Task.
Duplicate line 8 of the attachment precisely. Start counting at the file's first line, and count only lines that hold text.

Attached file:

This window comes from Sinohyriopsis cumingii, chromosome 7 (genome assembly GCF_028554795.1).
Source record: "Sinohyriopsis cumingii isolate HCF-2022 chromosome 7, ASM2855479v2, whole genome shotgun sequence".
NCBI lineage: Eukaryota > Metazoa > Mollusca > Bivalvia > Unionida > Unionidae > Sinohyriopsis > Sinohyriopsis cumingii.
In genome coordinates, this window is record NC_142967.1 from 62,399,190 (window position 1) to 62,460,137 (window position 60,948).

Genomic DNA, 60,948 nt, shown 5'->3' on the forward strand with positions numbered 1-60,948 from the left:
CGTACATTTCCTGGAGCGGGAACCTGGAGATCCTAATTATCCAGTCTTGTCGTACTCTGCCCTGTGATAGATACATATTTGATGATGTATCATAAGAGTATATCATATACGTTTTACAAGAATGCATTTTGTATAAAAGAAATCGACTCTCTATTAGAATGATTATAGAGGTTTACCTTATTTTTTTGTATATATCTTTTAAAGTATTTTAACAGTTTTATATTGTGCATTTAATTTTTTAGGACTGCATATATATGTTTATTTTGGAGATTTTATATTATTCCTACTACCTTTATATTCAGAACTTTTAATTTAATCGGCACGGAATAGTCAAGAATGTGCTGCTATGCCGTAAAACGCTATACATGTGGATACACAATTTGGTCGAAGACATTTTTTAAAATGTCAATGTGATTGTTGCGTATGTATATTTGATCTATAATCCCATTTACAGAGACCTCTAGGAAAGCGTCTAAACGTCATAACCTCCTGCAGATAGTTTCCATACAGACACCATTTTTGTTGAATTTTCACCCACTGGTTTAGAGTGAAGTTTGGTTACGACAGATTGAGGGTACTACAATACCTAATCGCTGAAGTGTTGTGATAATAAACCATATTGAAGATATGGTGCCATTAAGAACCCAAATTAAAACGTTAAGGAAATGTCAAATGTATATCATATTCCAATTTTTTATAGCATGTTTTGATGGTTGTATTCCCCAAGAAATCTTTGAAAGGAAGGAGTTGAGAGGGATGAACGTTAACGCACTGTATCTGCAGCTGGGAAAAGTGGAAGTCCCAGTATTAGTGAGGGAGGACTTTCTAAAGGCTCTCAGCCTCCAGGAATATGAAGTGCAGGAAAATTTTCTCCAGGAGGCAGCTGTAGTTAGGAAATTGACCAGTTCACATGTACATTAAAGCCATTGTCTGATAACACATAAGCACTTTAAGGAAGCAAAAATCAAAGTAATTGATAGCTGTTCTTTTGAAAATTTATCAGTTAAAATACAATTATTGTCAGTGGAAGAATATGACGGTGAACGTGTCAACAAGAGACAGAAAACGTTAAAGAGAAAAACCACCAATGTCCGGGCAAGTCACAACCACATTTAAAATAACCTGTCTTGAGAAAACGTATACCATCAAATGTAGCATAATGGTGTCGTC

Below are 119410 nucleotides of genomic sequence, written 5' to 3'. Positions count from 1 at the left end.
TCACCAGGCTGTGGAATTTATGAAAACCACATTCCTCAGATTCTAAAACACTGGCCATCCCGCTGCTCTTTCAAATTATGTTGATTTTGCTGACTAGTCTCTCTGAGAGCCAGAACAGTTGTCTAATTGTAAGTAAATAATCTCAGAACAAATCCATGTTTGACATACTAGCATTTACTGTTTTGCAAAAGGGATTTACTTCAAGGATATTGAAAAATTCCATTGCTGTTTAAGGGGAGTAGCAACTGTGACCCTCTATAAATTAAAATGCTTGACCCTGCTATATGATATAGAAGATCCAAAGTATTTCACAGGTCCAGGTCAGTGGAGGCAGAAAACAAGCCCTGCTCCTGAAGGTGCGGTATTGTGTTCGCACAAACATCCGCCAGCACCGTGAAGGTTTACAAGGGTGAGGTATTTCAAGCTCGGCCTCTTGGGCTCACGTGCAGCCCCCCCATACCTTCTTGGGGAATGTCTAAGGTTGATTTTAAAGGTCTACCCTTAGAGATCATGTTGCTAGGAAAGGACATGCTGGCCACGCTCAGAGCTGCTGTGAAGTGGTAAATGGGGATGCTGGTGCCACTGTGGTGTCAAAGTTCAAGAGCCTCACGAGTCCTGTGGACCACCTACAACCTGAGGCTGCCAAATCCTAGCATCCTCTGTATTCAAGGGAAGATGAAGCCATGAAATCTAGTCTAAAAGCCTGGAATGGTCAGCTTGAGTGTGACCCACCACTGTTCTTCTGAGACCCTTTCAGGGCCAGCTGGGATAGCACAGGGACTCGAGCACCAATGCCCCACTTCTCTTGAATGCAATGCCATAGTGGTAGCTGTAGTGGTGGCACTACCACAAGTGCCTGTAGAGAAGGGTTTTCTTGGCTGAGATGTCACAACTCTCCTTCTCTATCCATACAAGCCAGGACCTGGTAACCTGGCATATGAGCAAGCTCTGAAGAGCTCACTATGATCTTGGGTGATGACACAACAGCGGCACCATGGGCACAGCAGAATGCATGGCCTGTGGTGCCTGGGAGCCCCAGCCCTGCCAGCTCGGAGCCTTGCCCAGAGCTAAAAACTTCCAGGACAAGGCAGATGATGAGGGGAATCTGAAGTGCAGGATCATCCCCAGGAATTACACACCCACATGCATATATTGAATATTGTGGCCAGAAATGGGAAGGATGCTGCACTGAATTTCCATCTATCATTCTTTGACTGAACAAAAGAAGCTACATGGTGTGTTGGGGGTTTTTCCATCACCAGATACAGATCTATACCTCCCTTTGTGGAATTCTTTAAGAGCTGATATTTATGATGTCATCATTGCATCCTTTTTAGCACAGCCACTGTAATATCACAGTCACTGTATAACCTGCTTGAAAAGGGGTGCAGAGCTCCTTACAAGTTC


TCACCAGGCTGTGGAATTTATGAAAACCACATTCCTCAGATTCTAAAACACTGGCCATCCCGCTGCTCTTTCAAATTATGTTGATTTTGCTGACTAGTCTCTCTGAGAGCCAGAACAGTTGTCTAATTGTAAGTAAATAATCTCAGAACAAATCCATGTTTGACATACTAGCATTTACTGTTTTGCAAAAGGGATTTACTTCAAGGATATTGAAAAATTCCATTGCTGTTTAAGGGGAGTAGCAACTGTGACCCTCTATAAATTAAAATGCTTGACCCTGCTATATGATATAGAAGATCCAAAGTATTTCACAGGTCCAGGTCAGTGGAGGCAGAAAACAAGCCCTGCTCCTGAAGGTGCGGTATTGTGTTCGCACAAACATCCGCCAGCACCGTGAAGGTTTACAAGGGTGAGGTATTTCAAGCTCGGCCTCTTGGGCTCACGTGCAGCCCCCCCATACCTTCTTGGGGAATGTCTAAGGTTGATTTTAAAGGTCTACCCTTAGAGATCATGTTGCTAGGAAAGGACATGCTGGCCACGCTCAGAGCTGCTGTGAAGTGGTAAATGGGGATGCTGGTGCCACTGTGGTGTCAAAGTTCAAGAGCCTCACGAGTCCTGTGGACCACCTACAACCTGAGGCTGCCAAATCCTAGCATCCTCTGTATTCAAGGGAAGATGAAGCCATGAAATCTAGTCTAAAAGCCTGGAATGGTCAGCTTGAGTGTGACCCACCACTGTTCTTCTGAGACCCTTTCAGGGCCAGCTGGGATAGCACAGGGACTCGAGCACCAATGCCCCACTTCTCTTGAATGCAATGCCATAGTGGTAGCTGTAGTGGTGGCACTACCACAAGTGCCTGTAGAGAAGGGTTTTCTTGGCTGAGATGTCACAACTCTCCTTCTCTATCCATACAAGCCAGGACCTGGTAACCTGGCATATGAGCAAGCTCTGAAGAGCTCACTATGATCTTGGGTGATGACACAACAGCGGCACCATGGGCACAGCAGAATGCATGGCCTGTGGTGCCTGGGAGCCCCAGCCCTGCCAGCTCGGAGCCTTGCCCAGAGCTAAAAACTTCCAGGACAAGGCAGATGATGAGGGGAATCTGAAGTGCAGGATCATCCCCAGGAATTACACACCCACATGCATATATTGAATATTGTGGCCAGAAATGGGAAGGATGCTGCACTGAATTTCCATCTATCATTCTTTGACTGAACAAAAGAAGCTACATGGTGTGTTGGGGGTTTTTCCATCACCAGATACAGATCTATACCTCCCTTTGTGGAATTCTTTAAGAGCTGATATTTATGATGTCATCATTGCATCCTTTTTAGCACAGCCACTGTAATATCACAGTCACTGTATAACCTGCTTGAAAAGGGGTGCAGAGCTCCTTACAAGTTC